Satellite Data Helps Launch Afghanistan's First Glacier Inventory

Published: Jun 11 2018

Glaciers are a key indicator of climate change, the proverbial canaries in the coal mine. Studying past and present behavior of glaciers and analyzing possible long-term changes help governments to better understand the impacts of climate change on water resources. Across the Hindu Kush Himalaya region – an area that extends over eight countries from Afghanistan in the west to Myanmar in the east – scientists have observed that most glaciers are melting faster than in the past, creating new challenges in managing local and regional water resources, natural hazards, and geopolitical stability.

 USGS Landsat8 image of Wakhan Valley
Glaciated area in the Wakhan valley, Landsat 8 satellite image -
false-color (653), acquired 2015 (Source: USGS)  

In a region where water is already a scarce commodity, the retreat of glaciers is affecting millions of people, but the scale of this impact is not precisely known. For example, in Afghanistan, where a majority of glaciers are found in the narrow northeastern Wakhan Panhandle of the country – wedged between Pakistan, China, and Tajikistan – glaciers serve as the headwaters of the Amu Darya River basin and also contribute to the Indus River basin. However, the lack of historical data makes it difficult to understand how changes in glaciers over time impact water resources, and even more difficult to quantify how communities and their livelihoods are affected today. With accurate data, government officials will be able to make better informed decisions on water management, changes in agricultural land use, and education for long-term planning.

Out of more than 50,000 glaciers in the region, only a few are consistently monitored. Physically challenging terrain and inaccessibility make field-based investigations to map and monitor glaciers and glacial lakes impractical.

To address this data gap, SERVIR-Hindu Kush Himalaya (SERVIR-HKH) at the International Centre for Integrated Mountain Development (ICIMOD) is collaborating with the Afghanistan Ministry of Energy and Water in the development of the first-of-its-kind inventory of glaciers and glacial lakes using remote sensing data from satellites to map and monitor glaciers. This collaboration is important because data generated will serve as a baseline for reliable scientific information to support water resource management in Afghanistan, which will help the country prepare for its future, both agriculturally and industrially.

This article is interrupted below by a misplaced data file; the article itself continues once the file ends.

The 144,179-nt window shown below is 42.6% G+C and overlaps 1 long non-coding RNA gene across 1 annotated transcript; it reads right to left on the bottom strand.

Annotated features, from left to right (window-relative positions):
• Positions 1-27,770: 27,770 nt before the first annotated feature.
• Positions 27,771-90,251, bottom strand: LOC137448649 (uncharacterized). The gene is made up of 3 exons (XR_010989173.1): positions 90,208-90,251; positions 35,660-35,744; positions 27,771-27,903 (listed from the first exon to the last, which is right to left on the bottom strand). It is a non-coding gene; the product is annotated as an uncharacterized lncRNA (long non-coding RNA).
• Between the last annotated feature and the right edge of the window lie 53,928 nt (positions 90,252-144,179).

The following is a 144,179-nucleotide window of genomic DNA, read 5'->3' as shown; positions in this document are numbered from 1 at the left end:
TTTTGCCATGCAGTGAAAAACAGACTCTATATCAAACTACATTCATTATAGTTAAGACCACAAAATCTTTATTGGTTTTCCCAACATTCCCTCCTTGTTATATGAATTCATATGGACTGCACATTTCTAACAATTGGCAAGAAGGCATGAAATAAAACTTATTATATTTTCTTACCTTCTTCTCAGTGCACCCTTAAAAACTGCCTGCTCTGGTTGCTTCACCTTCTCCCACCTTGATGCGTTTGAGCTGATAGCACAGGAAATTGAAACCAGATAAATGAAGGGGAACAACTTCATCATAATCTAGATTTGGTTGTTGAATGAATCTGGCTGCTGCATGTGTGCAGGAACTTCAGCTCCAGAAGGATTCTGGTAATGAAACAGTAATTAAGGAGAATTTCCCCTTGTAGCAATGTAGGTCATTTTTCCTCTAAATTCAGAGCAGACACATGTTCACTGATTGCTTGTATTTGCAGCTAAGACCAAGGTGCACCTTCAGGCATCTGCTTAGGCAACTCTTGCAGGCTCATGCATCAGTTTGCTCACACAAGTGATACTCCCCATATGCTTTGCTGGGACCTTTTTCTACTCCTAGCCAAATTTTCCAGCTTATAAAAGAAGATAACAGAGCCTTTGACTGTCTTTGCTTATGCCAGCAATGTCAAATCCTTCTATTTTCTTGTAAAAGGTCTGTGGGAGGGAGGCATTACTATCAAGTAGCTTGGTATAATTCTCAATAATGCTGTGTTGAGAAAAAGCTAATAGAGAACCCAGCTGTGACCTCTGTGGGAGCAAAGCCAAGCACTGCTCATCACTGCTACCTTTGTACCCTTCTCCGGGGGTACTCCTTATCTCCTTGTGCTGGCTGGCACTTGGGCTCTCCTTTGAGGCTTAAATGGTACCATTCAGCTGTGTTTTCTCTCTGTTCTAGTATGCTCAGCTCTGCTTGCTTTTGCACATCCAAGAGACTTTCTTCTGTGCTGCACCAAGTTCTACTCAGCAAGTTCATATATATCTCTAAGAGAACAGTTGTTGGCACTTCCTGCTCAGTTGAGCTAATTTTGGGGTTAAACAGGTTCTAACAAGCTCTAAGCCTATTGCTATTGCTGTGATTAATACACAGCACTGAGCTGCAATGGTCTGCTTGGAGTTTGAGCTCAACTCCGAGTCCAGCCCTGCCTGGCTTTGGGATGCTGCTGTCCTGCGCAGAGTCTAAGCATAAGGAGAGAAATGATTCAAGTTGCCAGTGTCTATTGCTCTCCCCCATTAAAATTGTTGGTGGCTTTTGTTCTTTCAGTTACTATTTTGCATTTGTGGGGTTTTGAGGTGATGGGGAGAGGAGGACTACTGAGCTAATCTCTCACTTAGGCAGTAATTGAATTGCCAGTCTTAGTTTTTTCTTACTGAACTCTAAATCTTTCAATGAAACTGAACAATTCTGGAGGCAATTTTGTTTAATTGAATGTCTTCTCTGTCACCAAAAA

“Mapping and monitoring of glaciers in Afghanistan using GIS (Geographic Information System) and remote sensing techniques have been a breakthrough for us to collect reliable data. Prior to ICIMOD’s study, we only had some historical data and we were not aware about glaciers and their trends in Afghanistan. Today, we have an exact number and an estimated volume of glacier water reserves,” said Daud Qazizada, Deputy Minister of Energy and Water.

 Group using laptops for on the job training
On-the-job training to the staff of Afghanistan’s Ministry of Environment
and Water at ICIMOD’s headquarters in Kathmandu, Nepal.
(Photo: ICIMOD/Jitendra Bajracharya)  

In addition, four Afghanistan-based ICIMOD research assistants are working closely with ministry staff to develop and analyze the glacial inventory and are building a database of glaciers from the years 1990, 2000, 2005, 2010, and 2015 to study decadal changes in glaciated areas. Once this inventory has been completed, the findings will be freely accessible to researchers, planners, and decision makers through an online system. With SERVIR’s support, the ministry is now better equipped to map and monitor glaciers with these new datasets, which will help officials make better informed decisions on how to manage water resources.

The Minister of Energy and Water, Ali Ahmad Usmani, states that he is pleased to see ministry staff trained in cutting-edge technology. He adds, “GIS and remote sensing are important tools for assessing and monitoring glaciers to understand water availability, forecasting disasters, and also improving awareness and increasing access to information.”

Written by Shristi Rajbhandari of SERVIR-HKH/ICIMOD.

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